Don't get me wrong; I love my epoxies, jeweler's grade and high strength, when used for their proper adhesive purpose. But to form a handle from five minute epoxy and someone's old pants is not what you would expect to find on fine custom knives. In making these epoxy-based handles, there is no way to effectively remove air pockets, voids, and contamination as industrial process control is out of the reach of individual knife makers.

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Phenolic Impregnated Woods: Dymondwood®

Sold under the brand names Pakkawood®, Staminawood®, and Dymondwood®, and Colorwood®, these are actually plywood products,  constructed from birch. Today, these products are made and sold by Rutland Plywood Corporation, who bought out Pakkawood years ago, and modified and updated their technology. The name Pakkawood is discontinued, and the name Staminawood is another name for the same product. There are other names, but today, in knives, it's all Dymondwood.


On August 21st 2014, Rutland Plywood Corp (RPC) suffered a catastrophic fire and lost its entire manufacturing facility.

It is not known if they will recover. Details at this link.

How it's made: Dymondwood is a densified, impregnated, hardwood composite with the mechanical properties of high density hardwoods, acrylics, polycarbonates, and even brass. Dyes are vacuum-impregnated into the wood, then the wood is pressure-impregnated with phenolic resin at very high pressures, then highly compressed into plywood blocks at 29 plies per inch. With the high compression rates and solid massing of the material, this creates a very dense, solid wood product, that is pretty much waterproof. They can be a bit brittle when used in thin cross sections, though they hold up extremely well on knife handles. They're warp-free and stable. Though I don't use these often (some of the colors are garish), some clients request them and I'm happy to accommodate them. These stabilized laminates are very durable, polish brightly, and are long lived, some of the only waterproof wood products available. Great for clients who wish for a wood look, but require high moisture and exposure resistance typical in combat arms, tactical knives, kitchen knives, and hunting and specialty knives. Color charts and descriptions are below. Download the brochure of current Dymondwood products from Rutland at this link.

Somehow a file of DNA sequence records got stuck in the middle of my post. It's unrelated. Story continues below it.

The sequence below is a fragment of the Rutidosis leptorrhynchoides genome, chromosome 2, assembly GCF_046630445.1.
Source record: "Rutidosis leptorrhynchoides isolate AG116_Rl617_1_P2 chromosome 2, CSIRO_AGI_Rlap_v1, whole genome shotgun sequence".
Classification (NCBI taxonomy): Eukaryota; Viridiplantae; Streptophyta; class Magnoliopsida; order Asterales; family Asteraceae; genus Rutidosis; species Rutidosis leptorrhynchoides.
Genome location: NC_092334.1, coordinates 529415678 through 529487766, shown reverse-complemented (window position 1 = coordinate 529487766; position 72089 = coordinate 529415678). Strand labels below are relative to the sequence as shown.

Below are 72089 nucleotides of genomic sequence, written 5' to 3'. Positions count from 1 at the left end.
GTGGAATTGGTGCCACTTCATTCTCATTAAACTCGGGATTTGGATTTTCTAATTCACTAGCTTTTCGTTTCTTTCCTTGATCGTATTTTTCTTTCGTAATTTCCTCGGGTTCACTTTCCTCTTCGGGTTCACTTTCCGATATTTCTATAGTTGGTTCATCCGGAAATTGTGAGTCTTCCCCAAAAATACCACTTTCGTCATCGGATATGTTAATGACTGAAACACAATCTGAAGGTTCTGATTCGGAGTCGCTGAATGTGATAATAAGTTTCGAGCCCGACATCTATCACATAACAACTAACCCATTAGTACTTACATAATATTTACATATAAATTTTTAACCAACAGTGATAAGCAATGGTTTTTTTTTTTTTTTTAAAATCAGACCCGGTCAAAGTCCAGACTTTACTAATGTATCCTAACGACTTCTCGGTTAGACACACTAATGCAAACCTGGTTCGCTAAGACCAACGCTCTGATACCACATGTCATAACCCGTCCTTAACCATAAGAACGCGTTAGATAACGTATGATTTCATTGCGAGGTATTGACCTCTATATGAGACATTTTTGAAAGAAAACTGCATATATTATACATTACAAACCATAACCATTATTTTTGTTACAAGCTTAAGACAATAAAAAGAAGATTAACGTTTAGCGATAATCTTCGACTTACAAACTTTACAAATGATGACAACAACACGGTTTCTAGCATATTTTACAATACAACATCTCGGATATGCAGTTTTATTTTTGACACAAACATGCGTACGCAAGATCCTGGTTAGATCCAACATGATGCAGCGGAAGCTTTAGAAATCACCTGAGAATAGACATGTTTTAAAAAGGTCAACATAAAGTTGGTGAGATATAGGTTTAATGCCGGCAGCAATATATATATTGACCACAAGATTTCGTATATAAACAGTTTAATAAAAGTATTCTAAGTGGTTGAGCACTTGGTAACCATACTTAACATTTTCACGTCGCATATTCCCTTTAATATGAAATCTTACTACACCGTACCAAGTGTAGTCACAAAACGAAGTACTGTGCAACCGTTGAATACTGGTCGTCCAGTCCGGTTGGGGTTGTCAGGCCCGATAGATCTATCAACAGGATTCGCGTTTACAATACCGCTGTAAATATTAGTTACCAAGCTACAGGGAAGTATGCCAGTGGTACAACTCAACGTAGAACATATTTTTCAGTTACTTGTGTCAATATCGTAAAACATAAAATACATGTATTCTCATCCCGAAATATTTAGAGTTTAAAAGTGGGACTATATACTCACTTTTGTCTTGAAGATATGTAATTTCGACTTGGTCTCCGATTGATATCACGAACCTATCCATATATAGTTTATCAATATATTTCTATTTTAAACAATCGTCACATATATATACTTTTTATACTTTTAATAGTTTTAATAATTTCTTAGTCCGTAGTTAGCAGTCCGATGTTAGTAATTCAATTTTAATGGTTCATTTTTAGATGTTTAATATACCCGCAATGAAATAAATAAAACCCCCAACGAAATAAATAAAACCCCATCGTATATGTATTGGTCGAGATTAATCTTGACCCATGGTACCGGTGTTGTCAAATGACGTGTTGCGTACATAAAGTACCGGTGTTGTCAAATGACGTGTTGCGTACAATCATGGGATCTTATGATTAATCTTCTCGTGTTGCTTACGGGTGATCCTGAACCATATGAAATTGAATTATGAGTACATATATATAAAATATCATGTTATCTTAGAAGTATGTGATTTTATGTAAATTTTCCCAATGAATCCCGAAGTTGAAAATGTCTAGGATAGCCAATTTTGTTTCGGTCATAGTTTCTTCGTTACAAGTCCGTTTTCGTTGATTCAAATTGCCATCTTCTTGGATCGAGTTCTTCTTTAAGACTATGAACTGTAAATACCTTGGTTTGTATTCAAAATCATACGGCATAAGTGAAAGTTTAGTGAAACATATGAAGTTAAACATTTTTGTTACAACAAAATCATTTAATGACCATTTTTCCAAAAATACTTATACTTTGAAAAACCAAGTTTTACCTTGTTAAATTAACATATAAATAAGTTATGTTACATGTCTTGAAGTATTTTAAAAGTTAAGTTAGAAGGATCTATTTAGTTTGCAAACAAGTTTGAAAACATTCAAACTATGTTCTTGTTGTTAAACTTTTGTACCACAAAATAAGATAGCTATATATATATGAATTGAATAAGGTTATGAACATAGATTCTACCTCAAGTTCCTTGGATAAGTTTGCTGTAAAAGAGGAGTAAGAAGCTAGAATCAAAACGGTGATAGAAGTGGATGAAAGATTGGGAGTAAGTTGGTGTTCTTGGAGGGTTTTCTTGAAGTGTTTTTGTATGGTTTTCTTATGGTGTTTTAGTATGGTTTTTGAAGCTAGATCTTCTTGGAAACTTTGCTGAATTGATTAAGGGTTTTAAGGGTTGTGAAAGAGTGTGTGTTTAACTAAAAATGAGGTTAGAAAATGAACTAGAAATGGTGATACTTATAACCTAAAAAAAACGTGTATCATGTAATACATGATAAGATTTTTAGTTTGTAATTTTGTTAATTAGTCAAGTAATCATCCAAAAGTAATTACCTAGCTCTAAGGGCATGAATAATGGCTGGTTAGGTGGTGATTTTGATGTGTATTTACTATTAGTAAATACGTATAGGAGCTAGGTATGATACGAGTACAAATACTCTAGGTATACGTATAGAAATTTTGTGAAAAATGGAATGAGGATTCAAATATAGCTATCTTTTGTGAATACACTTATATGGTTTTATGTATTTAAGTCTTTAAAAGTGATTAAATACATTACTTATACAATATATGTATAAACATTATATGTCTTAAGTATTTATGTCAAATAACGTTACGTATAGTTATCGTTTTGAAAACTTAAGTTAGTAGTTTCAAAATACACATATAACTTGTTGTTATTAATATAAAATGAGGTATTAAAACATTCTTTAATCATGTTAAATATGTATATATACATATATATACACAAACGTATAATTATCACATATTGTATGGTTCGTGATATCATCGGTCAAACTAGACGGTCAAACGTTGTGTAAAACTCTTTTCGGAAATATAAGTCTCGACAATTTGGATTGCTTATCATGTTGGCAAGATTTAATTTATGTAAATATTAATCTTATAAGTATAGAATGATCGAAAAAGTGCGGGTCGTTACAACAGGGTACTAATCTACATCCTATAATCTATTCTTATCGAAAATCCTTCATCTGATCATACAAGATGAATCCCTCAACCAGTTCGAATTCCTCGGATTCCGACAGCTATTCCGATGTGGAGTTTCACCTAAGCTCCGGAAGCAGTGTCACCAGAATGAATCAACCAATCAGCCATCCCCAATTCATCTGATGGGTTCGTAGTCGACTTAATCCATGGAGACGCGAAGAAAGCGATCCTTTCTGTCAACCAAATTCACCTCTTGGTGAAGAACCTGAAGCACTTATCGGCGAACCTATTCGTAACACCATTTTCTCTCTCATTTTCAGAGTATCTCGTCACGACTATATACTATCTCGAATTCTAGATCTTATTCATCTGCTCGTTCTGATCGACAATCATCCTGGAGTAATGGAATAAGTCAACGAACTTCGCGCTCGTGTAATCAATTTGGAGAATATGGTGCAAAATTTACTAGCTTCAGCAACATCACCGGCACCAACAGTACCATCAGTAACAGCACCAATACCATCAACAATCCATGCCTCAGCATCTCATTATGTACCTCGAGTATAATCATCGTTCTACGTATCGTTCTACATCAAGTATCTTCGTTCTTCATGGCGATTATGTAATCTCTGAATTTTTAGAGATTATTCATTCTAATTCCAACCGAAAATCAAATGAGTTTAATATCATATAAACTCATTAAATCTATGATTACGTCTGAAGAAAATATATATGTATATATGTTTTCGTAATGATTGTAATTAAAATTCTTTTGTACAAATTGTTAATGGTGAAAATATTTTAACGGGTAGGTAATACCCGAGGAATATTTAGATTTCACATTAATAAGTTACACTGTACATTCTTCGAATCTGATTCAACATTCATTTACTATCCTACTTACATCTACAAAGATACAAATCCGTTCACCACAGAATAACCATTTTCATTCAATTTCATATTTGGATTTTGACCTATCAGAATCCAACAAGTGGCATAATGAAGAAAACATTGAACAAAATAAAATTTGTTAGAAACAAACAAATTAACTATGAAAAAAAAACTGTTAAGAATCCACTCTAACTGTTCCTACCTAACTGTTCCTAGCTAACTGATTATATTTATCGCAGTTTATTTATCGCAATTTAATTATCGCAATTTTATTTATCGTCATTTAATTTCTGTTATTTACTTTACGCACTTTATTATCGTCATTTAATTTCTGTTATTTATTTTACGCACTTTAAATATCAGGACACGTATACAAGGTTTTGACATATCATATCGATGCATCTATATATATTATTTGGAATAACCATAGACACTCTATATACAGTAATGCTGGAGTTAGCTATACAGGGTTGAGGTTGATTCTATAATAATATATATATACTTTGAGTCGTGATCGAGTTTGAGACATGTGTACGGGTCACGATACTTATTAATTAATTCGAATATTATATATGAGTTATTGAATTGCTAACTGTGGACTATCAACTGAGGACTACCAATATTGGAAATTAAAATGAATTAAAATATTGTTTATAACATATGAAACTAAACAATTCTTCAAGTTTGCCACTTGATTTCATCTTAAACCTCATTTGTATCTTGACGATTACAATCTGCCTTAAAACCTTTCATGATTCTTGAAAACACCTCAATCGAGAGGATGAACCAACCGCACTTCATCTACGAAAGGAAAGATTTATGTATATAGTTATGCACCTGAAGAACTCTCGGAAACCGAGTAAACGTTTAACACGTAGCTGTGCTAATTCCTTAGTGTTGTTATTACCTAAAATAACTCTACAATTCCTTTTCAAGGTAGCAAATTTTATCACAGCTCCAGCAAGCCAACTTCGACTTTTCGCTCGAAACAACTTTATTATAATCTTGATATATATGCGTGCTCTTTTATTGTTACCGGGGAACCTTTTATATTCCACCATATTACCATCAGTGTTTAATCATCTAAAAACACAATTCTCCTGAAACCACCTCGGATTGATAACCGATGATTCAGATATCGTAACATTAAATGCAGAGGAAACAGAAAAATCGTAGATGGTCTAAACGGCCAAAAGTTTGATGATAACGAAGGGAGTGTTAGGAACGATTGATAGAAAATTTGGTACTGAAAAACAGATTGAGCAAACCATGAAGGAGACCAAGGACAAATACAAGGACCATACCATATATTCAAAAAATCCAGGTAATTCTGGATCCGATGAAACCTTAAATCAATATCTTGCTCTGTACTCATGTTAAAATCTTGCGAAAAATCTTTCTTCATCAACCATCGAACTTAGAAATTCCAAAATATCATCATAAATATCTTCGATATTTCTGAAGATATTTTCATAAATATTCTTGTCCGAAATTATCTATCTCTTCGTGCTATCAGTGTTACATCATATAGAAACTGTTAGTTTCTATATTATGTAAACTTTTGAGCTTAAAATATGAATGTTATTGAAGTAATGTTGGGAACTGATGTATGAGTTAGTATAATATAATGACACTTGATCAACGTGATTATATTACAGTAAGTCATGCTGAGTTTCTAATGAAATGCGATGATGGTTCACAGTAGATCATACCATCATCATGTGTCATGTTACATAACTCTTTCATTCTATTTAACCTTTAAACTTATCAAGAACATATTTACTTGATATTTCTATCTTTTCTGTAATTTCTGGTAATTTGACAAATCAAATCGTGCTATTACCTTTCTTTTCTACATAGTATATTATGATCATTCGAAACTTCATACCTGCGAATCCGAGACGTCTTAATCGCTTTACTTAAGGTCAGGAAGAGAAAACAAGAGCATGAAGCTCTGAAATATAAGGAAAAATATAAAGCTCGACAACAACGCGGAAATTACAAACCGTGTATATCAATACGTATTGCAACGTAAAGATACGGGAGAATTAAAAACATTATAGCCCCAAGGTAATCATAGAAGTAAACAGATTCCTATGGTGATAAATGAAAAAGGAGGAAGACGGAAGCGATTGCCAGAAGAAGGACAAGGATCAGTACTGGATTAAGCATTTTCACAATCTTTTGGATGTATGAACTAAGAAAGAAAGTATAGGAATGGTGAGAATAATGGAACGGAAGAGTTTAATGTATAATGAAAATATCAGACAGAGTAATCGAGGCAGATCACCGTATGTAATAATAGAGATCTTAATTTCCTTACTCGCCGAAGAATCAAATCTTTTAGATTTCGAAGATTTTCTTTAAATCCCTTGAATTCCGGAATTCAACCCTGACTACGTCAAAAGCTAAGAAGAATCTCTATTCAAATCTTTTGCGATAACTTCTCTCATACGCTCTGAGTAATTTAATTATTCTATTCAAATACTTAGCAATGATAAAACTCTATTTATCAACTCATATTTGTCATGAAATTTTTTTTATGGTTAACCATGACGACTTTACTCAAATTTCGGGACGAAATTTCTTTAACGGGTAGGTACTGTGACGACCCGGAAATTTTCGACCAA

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Dymondwood Colors

Dymondwood by Rutland Plywood Corporation publishes a brochure on Dymondwood. Here are the color groups from that brochure, and the names listed in the table on the left. Please click on the thumbnail photos for a larger view.

Dymondwood Name Color Description
1. Rosewood Burgundy Wine
2. Heritage Walnut Medium Brown
3. Colonial Chestnut Light Brown
4. Cocobolo Macassar Cinnamon
5. Charcoal Silvertone Black, Silver Streaks
8. American Oak Natural
9. Bahama Cherrywood Red
10. Bermuda Lemonwood Yellow
11. Tahitian Jadewood Green
12. Indigo Royalwood Blue
13. Turquoise Gemwood Turquoise
14. Tropical Purplewood Purple
15. Fiji Orangewood Orange
16. Vermont Marblewood Green, Natural
17. Royal Jacaranda Wine, Black, Medium Brown
18. Amazon Marblewood Natural, Black, Red
19. Crimson Ironwood Wine, Light Brown
20. Charcoal Ruby Black, Wine